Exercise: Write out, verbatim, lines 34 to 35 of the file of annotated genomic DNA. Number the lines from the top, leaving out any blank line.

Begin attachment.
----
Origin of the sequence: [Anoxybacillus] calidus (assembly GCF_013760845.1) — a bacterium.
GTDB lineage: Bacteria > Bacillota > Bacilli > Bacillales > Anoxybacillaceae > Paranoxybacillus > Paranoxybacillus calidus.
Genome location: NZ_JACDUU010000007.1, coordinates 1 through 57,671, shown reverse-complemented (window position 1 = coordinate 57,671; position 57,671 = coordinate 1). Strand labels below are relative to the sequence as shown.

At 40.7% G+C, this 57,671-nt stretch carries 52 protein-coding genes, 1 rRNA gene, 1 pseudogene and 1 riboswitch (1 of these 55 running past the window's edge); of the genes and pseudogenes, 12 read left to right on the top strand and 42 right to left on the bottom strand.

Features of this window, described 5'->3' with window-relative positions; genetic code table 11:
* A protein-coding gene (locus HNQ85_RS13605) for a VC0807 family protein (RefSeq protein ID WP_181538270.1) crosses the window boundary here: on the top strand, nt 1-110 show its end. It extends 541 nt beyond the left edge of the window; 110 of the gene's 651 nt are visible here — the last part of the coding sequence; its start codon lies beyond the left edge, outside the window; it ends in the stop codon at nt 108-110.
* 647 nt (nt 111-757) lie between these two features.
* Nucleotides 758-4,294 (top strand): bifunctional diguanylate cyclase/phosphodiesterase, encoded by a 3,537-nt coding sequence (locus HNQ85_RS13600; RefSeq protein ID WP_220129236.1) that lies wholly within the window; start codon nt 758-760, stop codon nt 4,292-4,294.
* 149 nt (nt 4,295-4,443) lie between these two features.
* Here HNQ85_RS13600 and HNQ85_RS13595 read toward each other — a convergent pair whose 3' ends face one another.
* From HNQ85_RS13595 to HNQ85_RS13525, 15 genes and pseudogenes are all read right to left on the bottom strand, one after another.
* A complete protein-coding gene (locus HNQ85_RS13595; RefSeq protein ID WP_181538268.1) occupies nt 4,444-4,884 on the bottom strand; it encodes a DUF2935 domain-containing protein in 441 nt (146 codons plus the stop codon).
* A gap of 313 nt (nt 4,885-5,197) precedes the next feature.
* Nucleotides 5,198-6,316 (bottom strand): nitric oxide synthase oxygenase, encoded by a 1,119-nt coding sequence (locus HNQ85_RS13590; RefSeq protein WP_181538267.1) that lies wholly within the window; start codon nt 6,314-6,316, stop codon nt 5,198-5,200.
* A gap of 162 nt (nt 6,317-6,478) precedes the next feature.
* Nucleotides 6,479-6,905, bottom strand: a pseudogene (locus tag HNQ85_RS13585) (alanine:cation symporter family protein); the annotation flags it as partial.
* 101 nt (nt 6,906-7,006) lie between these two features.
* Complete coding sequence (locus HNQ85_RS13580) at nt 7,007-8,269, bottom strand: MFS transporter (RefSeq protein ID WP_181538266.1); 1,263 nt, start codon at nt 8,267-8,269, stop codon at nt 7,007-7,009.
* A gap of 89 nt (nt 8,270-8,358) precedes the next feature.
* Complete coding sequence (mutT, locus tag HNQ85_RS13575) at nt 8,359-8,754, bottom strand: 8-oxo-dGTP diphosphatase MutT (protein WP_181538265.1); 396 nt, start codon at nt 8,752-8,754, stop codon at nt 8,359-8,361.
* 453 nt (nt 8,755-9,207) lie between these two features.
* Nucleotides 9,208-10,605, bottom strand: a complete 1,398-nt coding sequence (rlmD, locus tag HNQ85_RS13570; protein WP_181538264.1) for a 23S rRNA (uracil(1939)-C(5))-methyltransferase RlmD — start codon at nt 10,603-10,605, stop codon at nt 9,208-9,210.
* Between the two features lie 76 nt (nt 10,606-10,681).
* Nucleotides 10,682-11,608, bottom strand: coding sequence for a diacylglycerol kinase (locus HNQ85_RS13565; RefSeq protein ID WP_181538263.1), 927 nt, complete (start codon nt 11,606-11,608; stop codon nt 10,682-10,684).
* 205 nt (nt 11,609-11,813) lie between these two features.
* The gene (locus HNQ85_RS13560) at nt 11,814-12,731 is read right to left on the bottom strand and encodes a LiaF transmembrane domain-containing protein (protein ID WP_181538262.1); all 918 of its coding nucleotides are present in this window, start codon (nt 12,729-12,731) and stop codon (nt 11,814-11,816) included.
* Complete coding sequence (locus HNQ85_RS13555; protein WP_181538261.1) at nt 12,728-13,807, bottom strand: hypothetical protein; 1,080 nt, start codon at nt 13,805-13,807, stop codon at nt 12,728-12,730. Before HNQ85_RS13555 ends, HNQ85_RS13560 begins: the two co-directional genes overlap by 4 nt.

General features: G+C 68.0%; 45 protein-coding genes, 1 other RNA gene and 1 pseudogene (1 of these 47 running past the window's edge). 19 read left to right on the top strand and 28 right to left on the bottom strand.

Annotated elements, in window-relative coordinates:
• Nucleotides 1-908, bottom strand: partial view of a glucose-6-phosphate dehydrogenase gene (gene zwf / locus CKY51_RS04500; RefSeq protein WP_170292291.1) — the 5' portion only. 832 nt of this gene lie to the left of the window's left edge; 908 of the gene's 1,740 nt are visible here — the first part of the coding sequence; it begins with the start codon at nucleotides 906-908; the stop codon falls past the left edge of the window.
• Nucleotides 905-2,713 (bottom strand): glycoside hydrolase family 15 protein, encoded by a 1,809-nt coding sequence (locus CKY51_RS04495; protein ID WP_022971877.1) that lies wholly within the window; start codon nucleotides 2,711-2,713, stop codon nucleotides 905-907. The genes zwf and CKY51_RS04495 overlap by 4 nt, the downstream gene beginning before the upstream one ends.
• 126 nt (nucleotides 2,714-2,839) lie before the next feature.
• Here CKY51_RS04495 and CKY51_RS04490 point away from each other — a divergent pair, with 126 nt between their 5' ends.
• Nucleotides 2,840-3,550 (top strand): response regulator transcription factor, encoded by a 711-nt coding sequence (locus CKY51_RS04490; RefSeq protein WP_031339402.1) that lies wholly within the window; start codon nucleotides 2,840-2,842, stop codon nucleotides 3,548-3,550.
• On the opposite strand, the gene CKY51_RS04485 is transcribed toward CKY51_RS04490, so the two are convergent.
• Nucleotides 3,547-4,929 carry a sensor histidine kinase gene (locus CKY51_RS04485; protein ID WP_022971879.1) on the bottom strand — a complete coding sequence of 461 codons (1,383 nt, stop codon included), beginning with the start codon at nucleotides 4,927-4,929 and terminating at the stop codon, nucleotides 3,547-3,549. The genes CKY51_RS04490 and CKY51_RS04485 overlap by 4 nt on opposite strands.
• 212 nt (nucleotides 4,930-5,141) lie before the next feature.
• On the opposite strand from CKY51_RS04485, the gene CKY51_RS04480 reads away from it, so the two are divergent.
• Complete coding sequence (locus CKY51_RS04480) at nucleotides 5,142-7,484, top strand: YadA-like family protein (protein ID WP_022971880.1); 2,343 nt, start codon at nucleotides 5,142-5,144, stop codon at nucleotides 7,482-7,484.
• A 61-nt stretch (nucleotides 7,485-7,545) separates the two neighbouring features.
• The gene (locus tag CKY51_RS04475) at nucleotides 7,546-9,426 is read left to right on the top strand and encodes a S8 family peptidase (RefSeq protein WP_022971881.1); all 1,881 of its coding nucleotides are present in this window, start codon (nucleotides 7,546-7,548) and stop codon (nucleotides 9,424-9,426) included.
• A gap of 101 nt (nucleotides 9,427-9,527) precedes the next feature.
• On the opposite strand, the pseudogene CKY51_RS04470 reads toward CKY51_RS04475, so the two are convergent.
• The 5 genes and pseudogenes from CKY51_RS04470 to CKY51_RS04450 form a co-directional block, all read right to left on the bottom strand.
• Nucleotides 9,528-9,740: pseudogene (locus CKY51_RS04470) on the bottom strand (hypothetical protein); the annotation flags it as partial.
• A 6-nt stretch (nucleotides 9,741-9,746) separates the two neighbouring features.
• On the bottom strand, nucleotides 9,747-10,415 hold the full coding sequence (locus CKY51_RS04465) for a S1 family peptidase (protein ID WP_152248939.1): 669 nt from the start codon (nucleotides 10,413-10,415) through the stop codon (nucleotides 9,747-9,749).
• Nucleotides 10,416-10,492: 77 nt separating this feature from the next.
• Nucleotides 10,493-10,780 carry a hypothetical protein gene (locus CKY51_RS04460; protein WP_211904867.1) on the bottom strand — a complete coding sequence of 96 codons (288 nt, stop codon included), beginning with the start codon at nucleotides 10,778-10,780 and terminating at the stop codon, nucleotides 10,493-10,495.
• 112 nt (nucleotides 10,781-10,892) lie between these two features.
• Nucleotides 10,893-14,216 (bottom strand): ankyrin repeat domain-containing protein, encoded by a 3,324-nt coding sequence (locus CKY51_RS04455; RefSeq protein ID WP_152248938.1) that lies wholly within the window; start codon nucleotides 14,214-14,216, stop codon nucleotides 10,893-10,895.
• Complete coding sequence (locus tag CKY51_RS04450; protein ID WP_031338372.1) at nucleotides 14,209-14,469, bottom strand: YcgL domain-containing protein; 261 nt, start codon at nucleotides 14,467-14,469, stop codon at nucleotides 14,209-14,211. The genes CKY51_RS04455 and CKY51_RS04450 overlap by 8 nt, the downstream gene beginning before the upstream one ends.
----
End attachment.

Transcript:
• Nucleotides 2,840-3,550 (top strand): response regulator transcription factor, encoded by a 711-nt coding sequence (locus CKY51_RS04490; RefSeq protein WP_031339402.1) that lies wholly within the window; start codon nucleotides 2,840-2,842, stop codon nucleotides 3,548-3,550.
• On the opposite strand, the gene CKY51_RS04485 is transcribed toward CKY51_RS04490, so the two are convergent.